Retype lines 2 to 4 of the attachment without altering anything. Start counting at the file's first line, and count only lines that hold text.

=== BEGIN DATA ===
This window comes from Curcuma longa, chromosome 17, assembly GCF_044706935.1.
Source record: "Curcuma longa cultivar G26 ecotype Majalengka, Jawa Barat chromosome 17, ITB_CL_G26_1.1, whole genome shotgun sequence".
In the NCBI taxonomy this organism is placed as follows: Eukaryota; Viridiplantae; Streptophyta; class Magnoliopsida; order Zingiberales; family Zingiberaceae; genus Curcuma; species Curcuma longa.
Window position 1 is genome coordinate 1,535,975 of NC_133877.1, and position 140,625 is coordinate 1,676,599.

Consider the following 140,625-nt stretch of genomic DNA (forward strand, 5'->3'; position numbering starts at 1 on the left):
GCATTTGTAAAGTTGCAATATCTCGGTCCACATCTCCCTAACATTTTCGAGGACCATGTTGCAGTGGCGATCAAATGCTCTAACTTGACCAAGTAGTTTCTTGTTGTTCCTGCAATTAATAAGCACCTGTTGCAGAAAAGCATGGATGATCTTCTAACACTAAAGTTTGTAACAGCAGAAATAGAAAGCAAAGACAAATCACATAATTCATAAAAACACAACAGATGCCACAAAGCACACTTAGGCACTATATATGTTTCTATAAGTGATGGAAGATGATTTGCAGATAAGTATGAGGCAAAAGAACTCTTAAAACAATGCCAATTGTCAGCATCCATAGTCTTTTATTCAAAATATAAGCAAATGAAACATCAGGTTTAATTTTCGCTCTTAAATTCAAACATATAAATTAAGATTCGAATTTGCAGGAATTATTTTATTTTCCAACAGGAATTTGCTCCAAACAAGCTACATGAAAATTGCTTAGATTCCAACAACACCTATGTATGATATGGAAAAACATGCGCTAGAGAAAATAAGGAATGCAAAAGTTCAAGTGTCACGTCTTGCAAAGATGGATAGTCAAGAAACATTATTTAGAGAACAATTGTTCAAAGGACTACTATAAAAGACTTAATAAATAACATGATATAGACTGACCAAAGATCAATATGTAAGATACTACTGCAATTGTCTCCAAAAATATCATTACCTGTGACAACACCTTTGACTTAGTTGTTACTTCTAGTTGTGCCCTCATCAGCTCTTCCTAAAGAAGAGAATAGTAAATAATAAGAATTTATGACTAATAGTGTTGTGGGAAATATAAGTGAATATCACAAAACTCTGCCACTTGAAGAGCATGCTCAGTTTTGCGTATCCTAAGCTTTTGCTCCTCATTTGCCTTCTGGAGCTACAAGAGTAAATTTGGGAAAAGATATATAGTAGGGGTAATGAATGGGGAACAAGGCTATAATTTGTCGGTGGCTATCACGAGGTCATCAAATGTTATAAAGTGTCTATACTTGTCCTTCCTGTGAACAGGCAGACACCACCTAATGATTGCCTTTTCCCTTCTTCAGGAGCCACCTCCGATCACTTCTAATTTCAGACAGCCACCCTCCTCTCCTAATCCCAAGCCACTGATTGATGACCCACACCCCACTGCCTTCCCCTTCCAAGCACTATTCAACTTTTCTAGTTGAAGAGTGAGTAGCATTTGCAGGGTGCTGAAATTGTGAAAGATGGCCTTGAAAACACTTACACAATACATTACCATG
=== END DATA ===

Source record: "Curcuma longa cultivar G26 ecotype Majalengka, Jawa Barat chromosome 17, ITB_CL_G26_1.1, whole genome shotgun sequence".
In the NCBI taxonomy this organism is placed as follows: Eukaryota; Viridiplantae; Streptophyta; class Magnoliopsida; order Zingiberales; family Zingiberaceae; genus Curcuma; species Curcuma longa.
Window position 1 is genome coordinate 1,535,975 of NC_133877.1, and position 140,625 is coordinate 1,676,599.